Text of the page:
W&L Computer Science Featured on WVTF

Sandy Hausman from WVTF reported a story about women in computer science at Washington and Lee.  The story features Professor Sara Sprenkle and students Camille Cobb ’12 and Cory Walker ’15.

Spring-Term CSCI ‘bots invade Leyburn Library

This year’s W&L Spring-Term Festival took place in Leyburn Library, and the Computer Science Department was there in force: the twelve students enrolled in CSCI 250: Introduction to Robotics demonstrated robots that flew over obstacles, followed their creators around like a pet, played a game of Tron, and obeyed commands issued from an XBox Kinect sensor.  There was even some cross-project interference, as the Kinect-driven bot tried to steal the Rovipet’s beloved green ball.

CSCI 250 also featured a field trip to the Areva Nuclear Power facility in Lynchburg, where we got to see some bigger robots in action.


What Is IBM Jeopardy! Challenge?

W&L Computer Science students watched the first episode of the IBM Jeopardy! Challenge in the cozy Hillel House conference room, with large TV.  The CS department provided snacks, while the students provided the conversation and analysis of the game.  At the end of the episode, only the first round of Jeopardy! was played.  Brad Rutter and Watson were tied at $5k, while Ken Jennings had $2K.

Picture taken at the Viewing Party, using Apple's Photo Booth.

An Algorithm for Fun!

In Wednesday’s CSCI111: Fundamental of Programming I class, the students wrote an algorithm for making a peanut butter and jelly sandwich.   Fellow student Jean Paul Mugabe ’14 then attempted to make a PB&J sandwich using their algorithm.  The students could not make any assumptions about what Jean Paul knew, and Jean Paul did exactly what they told him to do in the algorithm.

Jean Paul Mugabe '14 follows the class's PB&J algorithm, while Professor Sara Sprenkle asks questions. As you can see, the class did not tell Jean Paul to remove the peanut butter jar's safety seal, so he stuck the knife through the safety seal.

This exercise illustrates the importance of having unambiguous programming languages because computers cannot infer what we’re telling it to do.  The exercise also motivates some important properties of algorithms, such as what data and operations we have available, naming, ordering steps, handling special cases, looping, and subroutines.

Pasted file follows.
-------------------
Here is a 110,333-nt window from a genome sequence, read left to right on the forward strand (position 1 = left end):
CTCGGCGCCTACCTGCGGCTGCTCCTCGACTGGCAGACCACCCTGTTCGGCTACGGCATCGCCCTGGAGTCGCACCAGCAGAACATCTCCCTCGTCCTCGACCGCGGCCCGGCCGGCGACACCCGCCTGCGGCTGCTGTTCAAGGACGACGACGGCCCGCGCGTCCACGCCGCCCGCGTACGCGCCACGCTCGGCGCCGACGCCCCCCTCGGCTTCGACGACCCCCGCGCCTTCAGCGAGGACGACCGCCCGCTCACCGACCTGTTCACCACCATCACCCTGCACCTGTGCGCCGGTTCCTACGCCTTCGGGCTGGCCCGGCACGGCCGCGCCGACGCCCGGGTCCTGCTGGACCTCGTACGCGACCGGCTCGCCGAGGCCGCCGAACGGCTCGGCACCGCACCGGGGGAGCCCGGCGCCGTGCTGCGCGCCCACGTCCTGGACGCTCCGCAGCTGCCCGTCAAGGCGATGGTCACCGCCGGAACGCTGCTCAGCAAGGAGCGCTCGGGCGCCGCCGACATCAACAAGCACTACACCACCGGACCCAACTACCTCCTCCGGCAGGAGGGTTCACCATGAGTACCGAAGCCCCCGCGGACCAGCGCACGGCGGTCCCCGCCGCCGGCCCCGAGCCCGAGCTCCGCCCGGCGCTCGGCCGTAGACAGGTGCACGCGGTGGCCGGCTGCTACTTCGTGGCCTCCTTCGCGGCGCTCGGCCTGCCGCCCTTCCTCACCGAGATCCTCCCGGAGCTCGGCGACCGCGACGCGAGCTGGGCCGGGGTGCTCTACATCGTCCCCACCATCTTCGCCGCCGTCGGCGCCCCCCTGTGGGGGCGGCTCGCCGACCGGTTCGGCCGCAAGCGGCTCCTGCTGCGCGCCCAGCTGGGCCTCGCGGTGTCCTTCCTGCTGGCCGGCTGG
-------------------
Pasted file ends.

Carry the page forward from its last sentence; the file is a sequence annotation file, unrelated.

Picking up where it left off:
CSCI Flies High at the Spring Term Fair

W&L Computer Science presented results from two new spring-term courses at the Spring Term Fair on 21 May 2010. Professor Sara Sprenkle’s CSCI 335: Software Engineering through Web Applications featured a much-needed revision to W&L’s daily Campus Notices, and Prof Simon Levy’s CSCI 251: iPhone Application Development debuted some student-authored apps.  This video, courtesy of Professor Ken Lambert, shows senior Sam Reed ’10 flying a prototype AR.Drone quad-rotor helicopter from an iPad.  Sam’s work enabled flying the drone to from this new tablet device, and projecting the image from the drone’s camera to a video screen via the iPad.

Anne Van Devender Teaches Middle School Girls

841300191Senior Anne Van Devender teaches girls from Maury River Middle School Computer Science.  As a member of WITS (Women in Technology and Science),  Anne introduced the girls to the basics of HTML through creating their own web pages.

T-Shirt Design Competition

The Computer Science Department is having a t-shirt design competition!

Rules (subject to change):

  • short or long-sleeve t-shirt
  • one color printed on a solid color t-shirt
  • options for printing are front/back/sleeve (probably only 2 of those 3)
  • keep it clean!

Submission (subject to change): Send the images (in some commonly used format, like jpg, png, tiff) to Derek Pinkham (pinkhamd@wlu.edu)   Include explanation, if necessary, such as which image is on the front and which is on the back.

Please let us know if you have any other ideas/suggestions.  You’ve been coming up with some great ones!